As part of Mayor Boris Johnson’s Air Quality Strategy, London’s municipal transportation system will “fast-track and expand” a package of innovative anti-smog measures over the next nine months. The goal is to reduce pollution at the busiest intersections in central London by 10 to20 percent.
The announcement comes after UK Transport Secretary Philip Hammond made an extra £5m ($8 million) in funding available in April to Transport for London, the City bureau responsible for public transit in Greater London.
The extra budget is specifically for a new Clean Air Fund, designed to help London comply with legally binding European targets for Particulate Matter (PM) 10 and nitrous oxides. The European Commission (EU) increased pressure on the U.K. recently, warning that if it did not meet standards, the nation could risk fines of up to £300m ($500 million).
The first segment of Clean Air Fund work will comprise three initiatives:
1. The expansion of the application of dust suppressant -- biodegradable saline solution (Calcium Magnesium Acetate) -- which makes PM10 adhere to the roads and prevents it from recirculating in the air. The dust suppressant pilot study -- a U.K.. first -- ran from November 2010 to April 2011 at two locations, Victoria Embankment and Marylebone Road. Dust suppressant tests also have been conducted in Sweden, Norway, Austria, Italy and Germany
At Victoria Embankment, alone, tests showed that small, repeated applications can effectively reduce PM10 at curbside locations by as much as 14 percent on a daily basis. The scheme will continue to run on Victoria Embankment and Marylebone Road and also will be introduced at Park Lane and corridors such as the A2. In addition, trials at industrial and construction sites will be launched, to help tackle the source of pollutants where there are high levels of PM10. Two additional vehicles are set to be converted to apply the dust suppressant, enabling the two trial sites to be expanded into more areas, including the construction sites.
2. The promotion of a No Engine Idling Campaign, in order to reduce unnecessary exhaust from stationary motor vehicles. Black cabs account for around a quarter of PM10 emissions in central London, with up to 15 percent of that estimated to be as a result of taxi drivers leaving their engines idling when stationary. A team of five “eco-marshals” will monitor taxi stands at busy central London mainline stations and other on-street stands where air quality is particularly poor, and will serve as ambassadors for eco-driving courses designed to reduce emissions and save cabbies money via more efficient driving techniques.
The eco-marshals will be current TfL staff members, assigned on temporary duty, two of whom also are licensed London taxi drivers. They will conduct research that will be used to inform future activity, identify where to focus efforts, and develop better methodology to help taxi and private hire drivers change driving habits. Their research also will consider whether to change taxi rank layout and design.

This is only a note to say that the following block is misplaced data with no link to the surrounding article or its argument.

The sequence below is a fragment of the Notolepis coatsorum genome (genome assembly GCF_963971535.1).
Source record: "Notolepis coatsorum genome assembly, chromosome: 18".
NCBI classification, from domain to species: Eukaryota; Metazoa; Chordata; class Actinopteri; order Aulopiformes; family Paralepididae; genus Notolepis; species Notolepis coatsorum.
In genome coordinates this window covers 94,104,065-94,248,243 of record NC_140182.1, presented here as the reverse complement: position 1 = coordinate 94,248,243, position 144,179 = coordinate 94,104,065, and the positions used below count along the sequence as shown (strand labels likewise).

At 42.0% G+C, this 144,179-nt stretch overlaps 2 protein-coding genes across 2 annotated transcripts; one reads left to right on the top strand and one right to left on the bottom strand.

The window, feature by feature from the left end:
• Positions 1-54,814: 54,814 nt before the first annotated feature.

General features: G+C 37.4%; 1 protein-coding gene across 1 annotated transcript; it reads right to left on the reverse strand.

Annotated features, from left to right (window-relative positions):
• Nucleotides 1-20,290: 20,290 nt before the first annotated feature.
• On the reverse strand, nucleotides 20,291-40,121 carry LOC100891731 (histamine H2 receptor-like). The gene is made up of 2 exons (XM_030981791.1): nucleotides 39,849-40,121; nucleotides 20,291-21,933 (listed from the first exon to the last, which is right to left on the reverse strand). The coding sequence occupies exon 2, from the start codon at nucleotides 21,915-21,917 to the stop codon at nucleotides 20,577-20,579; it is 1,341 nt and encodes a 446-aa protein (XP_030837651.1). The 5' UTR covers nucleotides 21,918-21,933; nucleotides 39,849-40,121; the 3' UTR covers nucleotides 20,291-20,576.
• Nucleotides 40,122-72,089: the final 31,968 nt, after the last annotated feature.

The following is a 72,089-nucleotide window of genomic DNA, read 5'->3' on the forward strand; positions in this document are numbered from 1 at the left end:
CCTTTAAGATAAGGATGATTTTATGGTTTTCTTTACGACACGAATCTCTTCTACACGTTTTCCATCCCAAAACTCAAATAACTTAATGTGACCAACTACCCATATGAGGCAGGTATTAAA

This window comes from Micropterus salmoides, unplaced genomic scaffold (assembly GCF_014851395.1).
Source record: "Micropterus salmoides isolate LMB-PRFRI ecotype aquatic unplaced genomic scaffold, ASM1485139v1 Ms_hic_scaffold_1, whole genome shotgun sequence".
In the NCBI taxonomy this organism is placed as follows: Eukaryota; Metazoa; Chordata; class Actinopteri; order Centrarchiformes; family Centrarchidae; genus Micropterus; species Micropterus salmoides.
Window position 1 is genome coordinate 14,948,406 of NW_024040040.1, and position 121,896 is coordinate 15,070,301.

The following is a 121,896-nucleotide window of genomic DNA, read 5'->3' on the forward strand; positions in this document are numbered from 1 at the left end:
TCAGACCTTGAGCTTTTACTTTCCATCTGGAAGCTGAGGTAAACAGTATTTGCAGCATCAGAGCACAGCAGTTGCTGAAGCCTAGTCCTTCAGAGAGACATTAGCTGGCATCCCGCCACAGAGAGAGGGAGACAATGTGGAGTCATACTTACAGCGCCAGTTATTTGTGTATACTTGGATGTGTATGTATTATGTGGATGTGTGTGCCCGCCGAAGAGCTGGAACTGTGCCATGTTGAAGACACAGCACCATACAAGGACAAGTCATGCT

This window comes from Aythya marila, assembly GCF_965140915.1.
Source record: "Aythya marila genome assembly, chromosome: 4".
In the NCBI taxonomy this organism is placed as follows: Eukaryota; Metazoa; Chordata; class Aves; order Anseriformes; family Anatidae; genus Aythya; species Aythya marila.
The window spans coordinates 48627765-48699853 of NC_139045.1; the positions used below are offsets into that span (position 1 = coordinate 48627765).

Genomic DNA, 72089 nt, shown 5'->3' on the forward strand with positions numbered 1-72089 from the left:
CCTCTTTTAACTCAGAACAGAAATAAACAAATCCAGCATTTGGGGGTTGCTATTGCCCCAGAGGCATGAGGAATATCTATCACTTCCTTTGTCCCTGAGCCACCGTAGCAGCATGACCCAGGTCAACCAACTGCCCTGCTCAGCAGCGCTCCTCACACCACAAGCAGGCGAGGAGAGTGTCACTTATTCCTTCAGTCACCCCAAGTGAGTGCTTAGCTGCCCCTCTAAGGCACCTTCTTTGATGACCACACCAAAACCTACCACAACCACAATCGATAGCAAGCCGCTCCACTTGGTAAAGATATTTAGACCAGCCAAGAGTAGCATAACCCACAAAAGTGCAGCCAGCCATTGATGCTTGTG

TfL's Managing Director for Surface Transport, has also written to coach, bus and freight operators to encourage their drivers to switch off their engines while stationary.
3. A greening program throughout London will “trap” pollution and beautify the city. Studies across Europe and the U.S. have shown the potential of vegetation, including trees and plants, to trap PM10. A row of 50 six-foot-tall planters has been installed along Lower Thames Street, one of central London's most polluted roads. The planters will contain summer bedding plants, to help trap particulate matter, and will be replaced with ivy in the winter. These stand-alone planted towers are being used to test the benefits of green screens (vegetated barriers), which are considered a feasible option for the roadside, where footways are wider, as they will not provide barriers to pedestrian movement or impede visibility.
Other green infrastructure, including green walls and trees, will be placed at potential PM10 pollution hot spots across London. The Air Pollution Research in London Group (APRIL) is helping to evaluate the air quality, and wider environmental and climatic benefits of the green infrastructure measures
Air quality modeling shows that the vast majority of London already meets the EU limit value for annual average PM10, but there are some local hot spots identified as being “at risk” of exceeding limits. The EU recently confirmed to the U.K. government that the mayor's plans to reduce PM10 pollution by a third by 2015—including the work of the Clean Air Fund —have lifted the looming threat of hefty fines.
Kulveer Ranger, the mayor's environment director, commented: “Pollution is a serious health issue and the Mayor is determined to reduce its impact. A comprehensive package of clean-up measures, including innovative technology, is now being targeted where most needed in central London. In addition, action is being taken to deliver a permanent legacy of cleaner air right across the Capital. ”
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Edited by Tammy Wolf